Politics & Government

CATS has an ‘aspirational’ plan for high-frequency buses. Here is a new route map.

The Charlotte Area Transit System is making several changes to its bus system Monday to coincide with the opening of the Lynx Blue Line Extension.
The Charlotte Area Transit System is making several changes to its bus system Monday to coincide with the opening of the Lynx Blue Line Extension. dlaird@charlotteobserver.com

In a bid to win back riders who have left, the Charlotte Area Transit System is redesigning its bus system, by adding more cross-town routes and, if money becomes available, dramatically increasing the number of routes that arrive every 15 minutes or less.

The first changes start Monday and are designed to coincide with the opening of the Lynx Blue Line extension. CATS has remade 14 routes, with almost all tying into train stations on the light-rail line.

But the transit system’s “aspirational” plan calls for new routes throughout the city, with buses arriving so often that passengers don’t need to check a schedule. CATS chief operating planning officer Larry Kopf said the new route map is aspirational because CATS doesn’t have the money to pay for it. He said it would be a roughly 50 percent increase in the transit system’s operating budget for buses, which was about $100 million in 2016.

CATS has designed a new map for the high-frequency service, which resembles the subway map of Washington D.C.’s Metro. It’s part of CATS chief executive John Lewis’s “Envision My Ride” campaign to remake the bus network. It would be the biggest overhaul to the bus system in twenty years.

bus map
The Charlotte Area Transit System has an “aspirational” goal of creating several high-frequency bus routes that would cross the city. Charlotte Area Transit System

But the plan calls for 16 high-frequency routes along major thoroughfares like Providence Road, Monroe Road, Independence Boulevard, The Plaza and Tyvola. Many of the routes would not feed into the main bus station on Trade Street, but would cut across the city. If implemented, the route map would resemble a grid rather than today’s hub and spoke system.

There are four high-frequency bus routes today: Central Avenue (route 9); Beatties Ford (route 7): West Boulevard (route 10); and South Tryon (route 16).

CATS operates 67 bus lines, and 44 of them serve uptown.

“Not everyone works in uptown,” Kopf said. “That’s what we’re trying to address.”

In the last three years, ridership on local buses – the largest and most important part of the CATS system – has declined by more than 15 percent. In the four first months of this fiscal year the downward trend has accelerated, with ridership down 9.1 percent compared with the same period a year earlier.

CATS chief executive John Lewis has speculated that the city’s gentrification has hurt ridership. As neighborhoods like Biddleville and Cherry add new, affluent residents, low-income Charlotteans are pushed farther out. Lewis said the transit system struggles to serve riders when they live far from uptown.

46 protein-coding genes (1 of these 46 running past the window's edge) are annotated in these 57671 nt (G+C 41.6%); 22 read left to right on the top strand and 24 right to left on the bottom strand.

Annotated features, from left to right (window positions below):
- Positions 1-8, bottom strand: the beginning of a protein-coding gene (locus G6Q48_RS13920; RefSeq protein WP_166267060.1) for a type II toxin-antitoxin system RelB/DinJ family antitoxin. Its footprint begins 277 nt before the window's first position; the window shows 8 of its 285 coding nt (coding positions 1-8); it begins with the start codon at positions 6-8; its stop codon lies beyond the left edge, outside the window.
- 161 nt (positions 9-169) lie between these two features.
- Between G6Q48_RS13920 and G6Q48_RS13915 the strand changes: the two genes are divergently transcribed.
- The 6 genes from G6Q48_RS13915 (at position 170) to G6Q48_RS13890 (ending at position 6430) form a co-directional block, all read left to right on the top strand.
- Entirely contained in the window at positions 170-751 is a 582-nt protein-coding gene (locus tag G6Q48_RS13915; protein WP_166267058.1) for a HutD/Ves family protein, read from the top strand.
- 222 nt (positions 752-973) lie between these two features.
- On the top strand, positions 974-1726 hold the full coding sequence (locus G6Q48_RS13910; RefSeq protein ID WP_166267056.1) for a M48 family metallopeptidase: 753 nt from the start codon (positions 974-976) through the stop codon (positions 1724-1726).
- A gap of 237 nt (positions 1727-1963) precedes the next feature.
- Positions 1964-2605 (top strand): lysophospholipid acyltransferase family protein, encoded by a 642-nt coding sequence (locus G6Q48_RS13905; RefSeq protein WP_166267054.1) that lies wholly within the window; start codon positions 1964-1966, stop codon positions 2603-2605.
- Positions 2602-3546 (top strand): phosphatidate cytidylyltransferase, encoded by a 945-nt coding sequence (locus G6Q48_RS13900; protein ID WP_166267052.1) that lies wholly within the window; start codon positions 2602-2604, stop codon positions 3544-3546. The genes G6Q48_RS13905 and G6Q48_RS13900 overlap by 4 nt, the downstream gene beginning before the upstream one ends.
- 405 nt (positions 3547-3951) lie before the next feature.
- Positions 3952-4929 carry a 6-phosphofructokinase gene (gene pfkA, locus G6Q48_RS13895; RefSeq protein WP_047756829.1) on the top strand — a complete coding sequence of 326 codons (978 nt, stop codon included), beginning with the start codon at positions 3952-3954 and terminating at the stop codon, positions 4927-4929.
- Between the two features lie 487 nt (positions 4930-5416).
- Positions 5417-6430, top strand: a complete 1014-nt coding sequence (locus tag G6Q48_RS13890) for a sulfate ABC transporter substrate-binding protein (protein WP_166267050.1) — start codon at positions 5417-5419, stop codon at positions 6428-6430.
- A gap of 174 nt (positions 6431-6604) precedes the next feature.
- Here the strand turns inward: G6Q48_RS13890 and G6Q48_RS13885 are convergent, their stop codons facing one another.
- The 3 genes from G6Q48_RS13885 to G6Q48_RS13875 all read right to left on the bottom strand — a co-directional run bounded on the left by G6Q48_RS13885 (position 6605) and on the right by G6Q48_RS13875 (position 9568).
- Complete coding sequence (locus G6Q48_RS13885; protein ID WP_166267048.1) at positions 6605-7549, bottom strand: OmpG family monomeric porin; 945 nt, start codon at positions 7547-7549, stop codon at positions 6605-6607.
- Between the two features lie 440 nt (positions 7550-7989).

But others speculate that ride-share companies are also taking passengers from CATS.

CATS said that today 5 percent of the county’s population – just under 50,000 people – lives within a quarter-mile of a bus stop served by a route with buses arriving every 15 minutes or less. The plan would increase that number to about 194,000 people, or 19 percent of the county’s population.

CATS has a web page that allows people to make comments on the proposed changes.

▪ Three of the proposed high-frequency routes would run from the airport. One would go to SouthPark; another would run along Wilkinson Boulevard to uptown; another would travel to the Rosa Parks Transit Center on Beatties Ford Road.

▪ CATS would operate high-frequency service from the Arrowood light-rail station to Charlotte Premium Outlets off I-485.

▪ There would be service from uptown to the Arboretum shopping center on Providence Road and from uptown to Matthews.

▪ An example of a new crosstown route would be a proposed route from the JW Clay Boulevard light-rail station to the old Eastland Mall site at Central Avenue and North Sharon Amity Road.

The proposed bus expansion would likely fold into a proposed massive expansion of light rail. Lewis wants to build three new rail lines, which he said would cost between $5 billion and $7 billion. That would almost certainly require a new tax, possibly an increase in the half-cent sales tax for transit that’s been levied since 1998.

Monday’s changes are smaller in scale, and do not increase the number of service hours CATS offers.

▪ Bus route 59 will run from the JW Clay Boulevard light-rail station to Bryton Town Center in Huntersville, mostly along Prosperity Church Road and Interstate 485.

▪ Route 54 will run from the University City Boulevard station to Concord Mills Mall. It will also run through University Research Park.

▪ Route 3 will no longer feed into the main bus station. Instead it will run along The Plaza, then along Matheson Avenue to West Charlotte High.

▪ Route 11 today runs along much of the path of the Lynx Blue Line extension. That route will continue.

▪ Rote 13 will change significantly. It will no longer start in uptown. Instead it will begin at the Sugar Creek light-rail station and run to the northwest to the Firestone-Garden Park neighborhood.

Steve Harrison: 704-358-5160, @Sharrison_Obs